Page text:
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London Games Barely Over, Rio 2016 Already Facing First Scandal

The countdown is on...to the next scandal?
The countdown is on...to the next scandal?

RIO DE JANEIRO - 10 employees from the Rio 2016 Olympic Committee were fired for stealing confidential information from their counterparts at the London committee during the Games this past summer.

This is the first scandal involving the next Olympics, which is still three years and 11 months away. The two committees of the British and Brazilian games are scheduled to meet in Rio later this fall.

The contents extracted from the stolen files were not divulged. Blogger Juca Kfouri, on the UOL website, wrote that they included data on strategic action and documents about security. Members from both committees worked together on the Knowledge Transfer program from July 27 to August 12.

Kfouri reports that after finding out about the accessed data, Sebastian Coe, president of the London 2012 committee called Carlos Nuzman, president of the Brazilian committee, demanding actions and threatening to take the incident to the courts.

Under pressure from the British side, Rio 2016 announced that the 10 employees would be soon dismissed. They are not going to be sued or charged with crimes. The Brazilian organizers did not reveal names or job titles. It was reported that none of them occupied senior management positions. Although the problem was identified during the Olympic Games, the group concluded its tasks and was dismissed after coming back to Brazil.

According to the Rio committee, the documents were not classified, but the Knowledge Transfer program forbids copying without previous authorization. The British organizers said the information could be seized in the case of an official request by the Brazilian side.

The International Olympic Committee (IOC) kept its distance from the issue. “This is a topic for Rio and London, they have to deal with it”, said Mark Adams, spokesperson for IOC. Brazilian Ministry of Sports refused to comment on the case.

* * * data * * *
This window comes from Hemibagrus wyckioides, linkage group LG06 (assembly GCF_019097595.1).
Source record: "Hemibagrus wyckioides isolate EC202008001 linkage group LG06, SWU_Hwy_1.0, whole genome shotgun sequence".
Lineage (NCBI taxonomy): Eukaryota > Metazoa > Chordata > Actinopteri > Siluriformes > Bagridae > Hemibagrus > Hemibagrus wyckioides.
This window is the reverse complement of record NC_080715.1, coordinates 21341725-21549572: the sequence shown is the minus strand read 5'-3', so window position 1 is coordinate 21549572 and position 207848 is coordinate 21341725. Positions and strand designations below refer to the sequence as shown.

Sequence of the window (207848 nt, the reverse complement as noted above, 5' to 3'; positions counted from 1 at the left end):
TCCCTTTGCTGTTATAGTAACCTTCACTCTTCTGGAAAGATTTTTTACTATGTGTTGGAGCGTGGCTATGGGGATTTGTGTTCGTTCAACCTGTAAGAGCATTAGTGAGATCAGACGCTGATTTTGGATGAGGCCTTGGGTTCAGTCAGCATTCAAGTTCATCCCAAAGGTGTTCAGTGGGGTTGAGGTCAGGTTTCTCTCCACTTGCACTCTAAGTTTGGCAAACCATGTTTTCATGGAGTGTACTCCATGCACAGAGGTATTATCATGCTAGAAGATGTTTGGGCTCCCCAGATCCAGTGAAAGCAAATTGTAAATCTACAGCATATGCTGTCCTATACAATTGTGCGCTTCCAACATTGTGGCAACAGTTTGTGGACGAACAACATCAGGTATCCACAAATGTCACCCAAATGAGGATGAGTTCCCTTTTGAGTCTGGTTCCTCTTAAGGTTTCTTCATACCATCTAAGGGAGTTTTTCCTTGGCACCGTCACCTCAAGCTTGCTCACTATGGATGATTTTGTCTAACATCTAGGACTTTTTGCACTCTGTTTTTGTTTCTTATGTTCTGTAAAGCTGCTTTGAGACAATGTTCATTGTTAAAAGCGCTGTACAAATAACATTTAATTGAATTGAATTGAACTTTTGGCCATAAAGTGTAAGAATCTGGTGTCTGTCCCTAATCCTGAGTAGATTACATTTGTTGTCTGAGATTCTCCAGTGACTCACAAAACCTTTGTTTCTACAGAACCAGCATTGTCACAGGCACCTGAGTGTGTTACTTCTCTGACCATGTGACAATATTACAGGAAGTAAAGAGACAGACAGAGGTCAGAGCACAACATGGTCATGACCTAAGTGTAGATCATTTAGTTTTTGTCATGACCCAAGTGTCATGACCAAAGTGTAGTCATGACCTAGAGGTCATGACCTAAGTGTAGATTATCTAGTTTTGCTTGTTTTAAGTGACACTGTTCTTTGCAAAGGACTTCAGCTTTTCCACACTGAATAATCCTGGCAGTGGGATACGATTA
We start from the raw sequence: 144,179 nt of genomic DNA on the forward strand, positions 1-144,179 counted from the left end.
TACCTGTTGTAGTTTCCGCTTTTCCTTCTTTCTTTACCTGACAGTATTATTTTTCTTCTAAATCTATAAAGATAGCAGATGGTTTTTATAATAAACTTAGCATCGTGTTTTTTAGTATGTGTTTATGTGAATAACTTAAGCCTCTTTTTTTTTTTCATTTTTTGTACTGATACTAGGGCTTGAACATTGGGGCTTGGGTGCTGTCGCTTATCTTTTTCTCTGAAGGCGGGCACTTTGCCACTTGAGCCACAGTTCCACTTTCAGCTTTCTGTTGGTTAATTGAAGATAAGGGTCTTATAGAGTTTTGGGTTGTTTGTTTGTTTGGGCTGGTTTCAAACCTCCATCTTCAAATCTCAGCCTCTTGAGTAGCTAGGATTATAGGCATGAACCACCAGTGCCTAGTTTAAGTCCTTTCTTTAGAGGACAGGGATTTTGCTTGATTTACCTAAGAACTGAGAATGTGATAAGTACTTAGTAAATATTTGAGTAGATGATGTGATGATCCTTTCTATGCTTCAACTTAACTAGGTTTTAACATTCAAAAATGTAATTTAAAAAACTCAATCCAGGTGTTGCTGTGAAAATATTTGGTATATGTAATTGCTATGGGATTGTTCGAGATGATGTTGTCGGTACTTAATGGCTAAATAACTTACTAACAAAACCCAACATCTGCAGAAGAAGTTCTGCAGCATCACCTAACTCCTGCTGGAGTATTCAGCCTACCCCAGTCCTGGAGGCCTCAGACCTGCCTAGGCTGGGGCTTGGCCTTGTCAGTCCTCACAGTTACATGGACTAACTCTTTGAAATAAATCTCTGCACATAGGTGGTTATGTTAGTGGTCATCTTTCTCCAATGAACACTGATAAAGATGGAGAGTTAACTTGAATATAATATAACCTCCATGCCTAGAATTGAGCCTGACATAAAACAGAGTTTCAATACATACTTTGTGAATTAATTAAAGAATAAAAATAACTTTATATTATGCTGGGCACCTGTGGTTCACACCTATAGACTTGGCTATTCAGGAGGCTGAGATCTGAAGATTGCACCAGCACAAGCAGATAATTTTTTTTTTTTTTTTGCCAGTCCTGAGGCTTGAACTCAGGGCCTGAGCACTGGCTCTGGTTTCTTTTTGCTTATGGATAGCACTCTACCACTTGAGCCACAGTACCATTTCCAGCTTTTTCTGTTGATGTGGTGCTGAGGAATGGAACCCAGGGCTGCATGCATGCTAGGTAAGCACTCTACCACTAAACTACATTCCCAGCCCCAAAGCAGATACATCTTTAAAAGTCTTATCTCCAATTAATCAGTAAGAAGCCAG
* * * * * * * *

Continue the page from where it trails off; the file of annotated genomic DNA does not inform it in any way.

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How WeChat Is Helping Bhutan's Disappearing Languages Find A New Voice

Phd candidate Tashi Dema, from the University of New England, discusses how social media apps, particularly WeChat, are helping to preserve local Bhutanese languages without a written alphabet. Dema argues that preservation of these languages has far-reaching benefits for the small Himalayan country's rich culture and tradition.

A monk in red performing while a sillouhet of a monk is being illuminated by their phone.

Monk performing while a sillouheted monk is on their phone

Source: Caterina Sanders/Unsplash
Tashi Dema

THIMPHU — Dechen, 40, grew up in Thimphu, the capital city of Bhutan. Her native language was Mangdip, also known as Nyenkha, as her parents are originally from central Bhutan. She went to schools in the city, where the curriculum was predominantly taught in Dzongkha, the national language, and English.

In Dechen’s house, everyone spoke Dzongkha. She only spoke her mother tongue when she had guests from her village, who could not understand Dzongkha and during her occasional visits to her village nestled in the mountains. Her mother tongue knowledge was limited.

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However, things have now changed.

With 90% of Bhutanese people using social media and social media penetrating all remotes areas in Bhutan, Dechen’s relatives in remote villages are connected on WeChat.

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